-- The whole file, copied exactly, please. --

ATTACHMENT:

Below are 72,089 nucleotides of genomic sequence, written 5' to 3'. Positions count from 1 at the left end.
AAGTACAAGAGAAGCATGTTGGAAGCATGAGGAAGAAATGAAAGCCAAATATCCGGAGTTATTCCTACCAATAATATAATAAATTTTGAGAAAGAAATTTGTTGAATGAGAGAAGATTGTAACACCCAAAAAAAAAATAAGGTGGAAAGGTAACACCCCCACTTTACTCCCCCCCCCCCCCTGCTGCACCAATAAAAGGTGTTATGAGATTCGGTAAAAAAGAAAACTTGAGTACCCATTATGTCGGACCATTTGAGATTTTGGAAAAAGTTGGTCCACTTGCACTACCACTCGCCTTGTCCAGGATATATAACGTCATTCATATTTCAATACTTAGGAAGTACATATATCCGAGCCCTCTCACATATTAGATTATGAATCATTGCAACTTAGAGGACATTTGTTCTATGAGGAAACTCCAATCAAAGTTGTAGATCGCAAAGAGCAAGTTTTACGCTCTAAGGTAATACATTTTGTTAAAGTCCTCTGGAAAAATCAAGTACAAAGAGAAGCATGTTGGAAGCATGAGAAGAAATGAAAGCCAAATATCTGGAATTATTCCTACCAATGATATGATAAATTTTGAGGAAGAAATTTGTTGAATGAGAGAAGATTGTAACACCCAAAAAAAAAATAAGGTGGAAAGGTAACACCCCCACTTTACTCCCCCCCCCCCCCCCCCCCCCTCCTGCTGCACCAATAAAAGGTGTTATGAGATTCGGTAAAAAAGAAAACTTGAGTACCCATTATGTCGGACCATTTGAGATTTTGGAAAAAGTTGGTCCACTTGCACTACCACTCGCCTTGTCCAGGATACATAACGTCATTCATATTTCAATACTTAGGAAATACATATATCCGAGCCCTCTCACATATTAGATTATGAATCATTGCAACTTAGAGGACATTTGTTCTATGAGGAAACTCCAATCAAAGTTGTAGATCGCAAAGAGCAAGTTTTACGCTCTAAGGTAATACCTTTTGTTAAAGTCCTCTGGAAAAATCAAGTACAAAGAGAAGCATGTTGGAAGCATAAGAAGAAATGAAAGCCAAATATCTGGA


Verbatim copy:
Below are 72,089 nucleotides of genomic sequence, written 5' to 3'. Positions count from 1 at the left end.
AAGTACAAGAGAAGCATGTTGGAAGCATGAGGAAGAAATGAAAGCCAAATATCCGGAGTTATTCCTACCAATAATATAATAAATTTTGAGAAAGAAATTTGTTGAATGAGAGAAGATTGTAACACCCAAAAAAAAAATAAGGTGGAAAGGTAACACCCCCACTTTACTCCCCCCCCCCCCCTGCTGCACCAATAAAAGGTGTTATGAGATTCGGTAAAAAAGAAAACTTGAGTACCCATTATGTCGGACCATTTGAGATTTTGGAAAAAGTTGGTCCACTTGCACTACCACTCGCCTTGTCCAGGATATATAACGTCATTCATATTTCAATACTTAGGAAGTACATATATCCGAGCCCTCTCACATATTAGATTATGAATCATTGCAACTTAGAGGACATTTGTTCTATGAGGAAACTCCAATCAAAGTTGTAGATCGCAAAGAGCAAGTTTTACGCTCTAAGGTAATACATTTTGTTAAAGTCCTCTGGAAAAATCAAGTACAAAGAGAAGCATGTTGGAAGCATGAGAAGAAATGAAAGCCAAATATCTGGAATTATTCCTACCAATGATATGATAAATTTTGAGGAAGAAATTTGTTGAATGAGAGAAGATTGTAACACCCAAAAAAAAAATAAGGTGGAAAGGTAACACCCCCACTTTACTCCCCCCCCCCCCCCCCCCCCCTCCTGCTGCACCAATAAAAGGTGTTATGAGATTCGGTAAAAAAGAAAACTTGAGTACCCATTATGTCGGACCATTTGAGATTTTGGAAAAAGTTGGTCCACTTGCACTACCACTCGCCTTGTCCAGGATACATAACGTCATTCATATTTCAATACTTAGGAAATACATATATCCGAGCCCTCTCACATATTAGATTATGAATCATTGCAACTTAGAGGACATTTGTTCTATGAGGAAACTCCAATCAAAGTTGTAGATCGCAAAGAGCAAGTTTTACGCTCTAAGGTAATACCTTTTGTTAAAGTCCTCTGGAAAAATCAAGTACAAAGAGAAGCATGTTGGAAGCATAAGAAGAAATGAAAGCCAAATATCTGGA